A small crowd of people, deprived of their regular breakfast, gather around M. Raghavan and his motorcycle. The motorcycle has a specially designed carrier, large enough to accommodate separate containers for tea, snacks, and a hand-wash device. The only visible activity on Wednesday, hartal day, on deserted Mavoor Road, was at Raghavan’s mobile tea shop.

He is one of those who could not open their shops on hartal day but decided instead to turn the day to their advantage. For hundreds of migrant workers and others who are dependent on restaurants, such mobile shops came as a blessing.

“I run a small tea shop in the city where I do decent business each day. The revenue lost from not opening the shop for an entire day is considerable. Earlier, I used to stay at home on hartal days. But three years ago, I decided to put my motorcycle to use on such days. Many were already doing it, much before I started. I got the carrier custom-made to suit my needs,” says Raghavan.

Even hartal supporters do not have any problems with this arrangement and have never tried to stop his business, he says.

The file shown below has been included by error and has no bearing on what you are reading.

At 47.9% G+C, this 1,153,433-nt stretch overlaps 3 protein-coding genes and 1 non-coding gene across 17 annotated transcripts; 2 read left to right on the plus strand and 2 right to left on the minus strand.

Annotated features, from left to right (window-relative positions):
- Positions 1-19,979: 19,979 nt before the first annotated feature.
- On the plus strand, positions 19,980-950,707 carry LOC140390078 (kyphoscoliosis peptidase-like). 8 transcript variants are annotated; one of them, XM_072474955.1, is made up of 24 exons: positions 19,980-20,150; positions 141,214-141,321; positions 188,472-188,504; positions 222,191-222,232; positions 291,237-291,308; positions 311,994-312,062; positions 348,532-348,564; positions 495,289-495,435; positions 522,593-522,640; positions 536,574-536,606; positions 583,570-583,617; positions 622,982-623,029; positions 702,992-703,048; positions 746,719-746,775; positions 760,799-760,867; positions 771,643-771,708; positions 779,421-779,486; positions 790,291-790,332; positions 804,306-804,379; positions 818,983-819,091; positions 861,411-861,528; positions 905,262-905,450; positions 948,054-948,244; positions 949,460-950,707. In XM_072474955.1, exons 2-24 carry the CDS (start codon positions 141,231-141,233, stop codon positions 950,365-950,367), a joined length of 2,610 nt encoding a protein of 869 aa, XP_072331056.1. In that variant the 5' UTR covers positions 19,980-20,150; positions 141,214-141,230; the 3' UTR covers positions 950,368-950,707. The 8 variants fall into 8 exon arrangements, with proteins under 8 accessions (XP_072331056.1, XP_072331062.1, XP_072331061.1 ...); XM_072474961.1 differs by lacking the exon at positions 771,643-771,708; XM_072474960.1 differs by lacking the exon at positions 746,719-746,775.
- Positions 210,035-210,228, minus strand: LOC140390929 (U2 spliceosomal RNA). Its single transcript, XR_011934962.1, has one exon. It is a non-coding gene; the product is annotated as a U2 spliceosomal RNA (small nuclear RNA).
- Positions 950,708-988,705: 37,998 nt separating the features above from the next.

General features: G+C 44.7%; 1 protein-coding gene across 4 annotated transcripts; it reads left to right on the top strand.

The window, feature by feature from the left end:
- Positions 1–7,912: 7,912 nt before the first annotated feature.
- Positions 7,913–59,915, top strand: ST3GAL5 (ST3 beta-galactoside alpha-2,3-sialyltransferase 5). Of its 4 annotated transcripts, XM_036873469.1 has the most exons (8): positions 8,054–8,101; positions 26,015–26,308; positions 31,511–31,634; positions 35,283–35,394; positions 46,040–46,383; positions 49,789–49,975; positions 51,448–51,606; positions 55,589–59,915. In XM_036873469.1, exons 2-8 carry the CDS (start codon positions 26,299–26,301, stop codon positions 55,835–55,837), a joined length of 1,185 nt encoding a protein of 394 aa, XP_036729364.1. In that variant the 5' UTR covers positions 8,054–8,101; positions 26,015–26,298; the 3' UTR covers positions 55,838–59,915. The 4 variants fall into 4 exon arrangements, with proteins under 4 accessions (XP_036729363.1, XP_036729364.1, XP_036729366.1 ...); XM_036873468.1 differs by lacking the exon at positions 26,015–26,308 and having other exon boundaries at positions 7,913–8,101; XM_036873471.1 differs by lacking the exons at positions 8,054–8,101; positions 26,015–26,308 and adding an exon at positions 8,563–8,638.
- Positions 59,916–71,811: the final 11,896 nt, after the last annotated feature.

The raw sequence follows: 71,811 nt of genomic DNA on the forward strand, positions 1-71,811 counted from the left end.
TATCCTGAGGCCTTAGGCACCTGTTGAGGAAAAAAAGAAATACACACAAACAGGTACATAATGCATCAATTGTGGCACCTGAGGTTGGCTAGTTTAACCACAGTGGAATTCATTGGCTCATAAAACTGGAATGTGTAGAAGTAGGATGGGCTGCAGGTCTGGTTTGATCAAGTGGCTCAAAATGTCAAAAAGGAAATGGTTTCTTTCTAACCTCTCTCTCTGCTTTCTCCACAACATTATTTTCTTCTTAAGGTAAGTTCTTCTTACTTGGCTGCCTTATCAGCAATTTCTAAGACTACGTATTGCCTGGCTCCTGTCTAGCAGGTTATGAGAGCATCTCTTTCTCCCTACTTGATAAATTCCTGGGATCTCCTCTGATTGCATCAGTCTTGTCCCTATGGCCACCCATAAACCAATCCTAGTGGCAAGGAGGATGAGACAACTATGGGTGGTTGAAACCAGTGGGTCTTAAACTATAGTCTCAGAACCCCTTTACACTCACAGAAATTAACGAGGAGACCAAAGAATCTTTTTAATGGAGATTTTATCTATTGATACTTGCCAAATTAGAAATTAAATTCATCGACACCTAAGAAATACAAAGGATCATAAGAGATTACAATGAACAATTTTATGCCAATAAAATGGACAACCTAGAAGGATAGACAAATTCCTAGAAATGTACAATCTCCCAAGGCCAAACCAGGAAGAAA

“They are actually happy about it. Even they need some refreshment after the intense sloganeering and marching,” he says.

For Abdu Rahman, his cycle is the mode of business. He, unlike Raghavan, does his regular business on wheels. Besides the carrier, he also makes use of both sides of the handle to carry two bags of snacks.

“I have to stock up to last till evening. The pace of business is faster compared to a normal day,” says Rahman.

They usually shift from one junction to another every hour. But they sometimes end up staying at the same place due to the non-stop arrival of customers.

People such as S. Sudevan, who works as a guard at an ATM, are thankful to the mobile tea men. “I agree that many of the hartals are for reasonable demands. But they should consider giving an exemption to restaurants as a number of people, especially those working away from their native places, depend on them. If not for these men on bikes, we would find it hard to get some food,” says Sudevan.

A section of migrant workers are also dependent on them. “Most of the workers have facilities to prepare food at the places where they stay. But those like me who arrived recently go to wayside eateries. This is the first shutdown after I came to Kerala. We should be making arrangements for cooking as soon as possible,” says Amar Sarkar from West Bengal.

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